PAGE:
THE ELEPHANT'S BATHTUB by Frances Carpenter

THE ELEPHANT'S BATHTUB

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KIRKUS REVIEW

The author, familiar with the nuances and flavor of folklore, turns her gaze eastward in this collection of twenty five fables from sixteen countries of the Orient. The title story. The Elephant's Bathtub, is taken from Burmese lore and tells of a jealous who attempts to set a trap for his victim by forcing him to whitewash the King's gray elephant. His devious plan does not include the king's request that he build a bathtub big enough to hold the elephant. How he is cured of his evil ways culminates in a satisfying conclusion. How the fish in the great Cambodian river got their bent noses is described in the legend of a fish who stole a grain of rice from a Prince beloved by Buddha. The Would Be Wizard is a phony of course. Yet in this Arabian tale he actually saves the palace from destruction. No compendium of this kind would be complete without a Buddhist allegory and this one describes the miracle of the begging bowls. In addition to its sheer entertainment value, this reveals even to young listeners, something of the culture of these faraway lands.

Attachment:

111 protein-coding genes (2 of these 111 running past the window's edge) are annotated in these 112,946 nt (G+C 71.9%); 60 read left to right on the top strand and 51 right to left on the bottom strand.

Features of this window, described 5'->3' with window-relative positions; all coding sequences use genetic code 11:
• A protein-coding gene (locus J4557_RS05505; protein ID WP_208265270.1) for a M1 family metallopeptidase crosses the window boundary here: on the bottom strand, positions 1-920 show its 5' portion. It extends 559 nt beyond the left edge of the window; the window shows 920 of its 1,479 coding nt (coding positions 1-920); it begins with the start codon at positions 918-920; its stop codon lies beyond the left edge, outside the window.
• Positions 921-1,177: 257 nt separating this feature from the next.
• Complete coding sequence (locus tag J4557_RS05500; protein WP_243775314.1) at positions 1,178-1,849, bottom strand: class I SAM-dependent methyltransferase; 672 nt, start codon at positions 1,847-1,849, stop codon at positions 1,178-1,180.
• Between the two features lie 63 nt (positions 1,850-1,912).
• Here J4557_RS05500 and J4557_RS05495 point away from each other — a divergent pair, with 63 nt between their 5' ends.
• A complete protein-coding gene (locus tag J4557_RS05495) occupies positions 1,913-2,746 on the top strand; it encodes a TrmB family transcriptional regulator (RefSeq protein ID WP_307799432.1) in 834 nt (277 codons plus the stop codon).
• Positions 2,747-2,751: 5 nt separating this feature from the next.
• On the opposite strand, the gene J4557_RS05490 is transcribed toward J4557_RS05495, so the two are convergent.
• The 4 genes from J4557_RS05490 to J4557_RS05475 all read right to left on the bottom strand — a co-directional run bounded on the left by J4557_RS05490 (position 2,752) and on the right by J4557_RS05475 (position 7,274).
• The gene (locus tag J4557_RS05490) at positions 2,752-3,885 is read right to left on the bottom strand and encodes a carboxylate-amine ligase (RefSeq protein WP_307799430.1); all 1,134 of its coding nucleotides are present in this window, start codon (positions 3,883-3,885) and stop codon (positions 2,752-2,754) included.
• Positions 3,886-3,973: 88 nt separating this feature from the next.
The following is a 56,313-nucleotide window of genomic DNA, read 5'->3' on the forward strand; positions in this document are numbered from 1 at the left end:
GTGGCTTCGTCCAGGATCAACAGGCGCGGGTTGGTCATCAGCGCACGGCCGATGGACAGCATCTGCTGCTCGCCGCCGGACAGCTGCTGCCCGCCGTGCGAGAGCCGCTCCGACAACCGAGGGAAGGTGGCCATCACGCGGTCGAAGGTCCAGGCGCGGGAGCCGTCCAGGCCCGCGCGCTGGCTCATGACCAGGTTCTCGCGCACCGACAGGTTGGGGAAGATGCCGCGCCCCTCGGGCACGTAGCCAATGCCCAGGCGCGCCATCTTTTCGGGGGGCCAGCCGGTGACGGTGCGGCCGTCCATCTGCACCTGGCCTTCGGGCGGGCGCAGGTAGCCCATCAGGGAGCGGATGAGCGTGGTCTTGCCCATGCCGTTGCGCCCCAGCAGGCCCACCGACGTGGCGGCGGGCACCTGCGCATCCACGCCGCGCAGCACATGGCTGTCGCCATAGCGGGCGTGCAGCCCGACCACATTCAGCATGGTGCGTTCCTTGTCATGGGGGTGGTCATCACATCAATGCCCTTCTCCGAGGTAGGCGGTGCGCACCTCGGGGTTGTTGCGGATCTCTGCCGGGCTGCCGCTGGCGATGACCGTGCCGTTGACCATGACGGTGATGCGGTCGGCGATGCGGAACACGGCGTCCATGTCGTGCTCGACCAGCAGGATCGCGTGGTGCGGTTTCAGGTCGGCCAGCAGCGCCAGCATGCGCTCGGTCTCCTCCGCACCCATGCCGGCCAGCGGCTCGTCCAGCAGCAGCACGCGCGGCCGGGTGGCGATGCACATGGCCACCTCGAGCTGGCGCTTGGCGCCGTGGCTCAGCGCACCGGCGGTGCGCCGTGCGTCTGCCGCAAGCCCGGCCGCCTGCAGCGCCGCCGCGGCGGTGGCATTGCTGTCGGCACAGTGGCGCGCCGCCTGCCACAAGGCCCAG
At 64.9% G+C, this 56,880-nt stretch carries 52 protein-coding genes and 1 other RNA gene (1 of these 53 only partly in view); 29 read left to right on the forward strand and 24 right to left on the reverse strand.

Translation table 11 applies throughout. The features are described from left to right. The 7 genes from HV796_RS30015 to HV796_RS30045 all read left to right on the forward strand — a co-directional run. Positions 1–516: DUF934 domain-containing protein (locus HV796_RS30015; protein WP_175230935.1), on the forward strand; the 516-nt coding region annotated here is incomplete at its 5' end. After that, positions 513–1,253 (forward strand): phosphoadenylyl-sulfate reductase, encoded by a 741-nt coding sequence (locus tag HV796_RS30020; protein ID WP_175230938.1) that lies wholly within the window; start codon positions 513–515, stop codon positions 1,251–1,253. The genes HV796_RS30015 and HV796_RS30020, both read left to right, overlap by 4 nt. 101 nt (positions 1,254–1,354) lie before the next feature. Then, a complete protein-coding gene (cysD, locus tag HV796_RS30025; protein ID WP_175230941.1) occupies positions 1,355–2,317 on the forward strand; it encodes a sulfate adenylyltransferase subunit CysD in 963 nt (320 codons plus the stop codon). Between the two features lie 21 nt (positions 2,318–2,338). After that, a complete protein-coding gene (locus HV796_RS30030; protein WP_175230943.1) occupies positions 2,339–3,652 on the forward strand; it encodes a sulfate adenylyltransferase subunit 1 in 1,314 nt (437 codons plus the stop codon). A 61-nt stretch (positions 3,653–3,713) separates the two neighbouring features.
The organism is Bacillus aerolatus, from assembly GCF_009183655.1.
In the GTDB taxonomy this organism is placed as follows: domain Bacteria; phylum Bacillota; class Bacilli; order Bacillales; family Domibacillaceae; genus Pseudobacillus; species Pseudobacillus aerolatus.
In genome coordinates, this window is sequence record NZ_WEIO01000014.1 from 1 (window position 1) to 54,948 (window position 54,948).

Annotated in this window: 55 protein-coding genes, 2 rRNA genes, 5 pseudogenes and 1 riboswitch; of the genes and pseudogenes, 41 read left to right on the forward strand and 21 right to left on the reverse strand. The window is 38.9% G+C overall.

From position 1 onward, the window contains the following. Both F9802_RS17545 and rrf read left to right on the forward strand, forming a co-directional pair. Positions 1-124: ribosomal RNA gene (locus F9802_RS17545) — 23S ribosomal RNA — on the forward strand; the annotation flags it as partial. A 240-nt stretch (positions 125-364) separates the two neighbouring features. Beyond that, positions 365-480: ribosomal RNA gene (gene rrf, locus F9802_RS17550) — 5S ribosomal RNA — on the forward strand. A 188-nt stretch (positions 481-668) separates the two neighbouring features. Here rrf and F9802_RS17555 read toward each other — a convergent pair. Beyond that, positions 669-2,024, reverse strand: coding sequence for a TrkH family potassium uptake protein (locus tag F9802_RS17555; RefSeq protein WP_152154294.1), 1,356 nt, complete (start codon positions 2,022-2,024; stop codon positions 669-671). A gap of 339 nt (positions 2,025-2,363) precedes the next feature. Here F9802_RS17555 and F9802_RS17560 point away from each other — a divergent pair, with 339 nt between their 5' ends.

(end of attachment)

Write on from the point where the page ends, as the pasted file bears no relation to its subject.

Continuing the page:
Pub Date: Nov. 9th, 1962
Publisher: Doubleday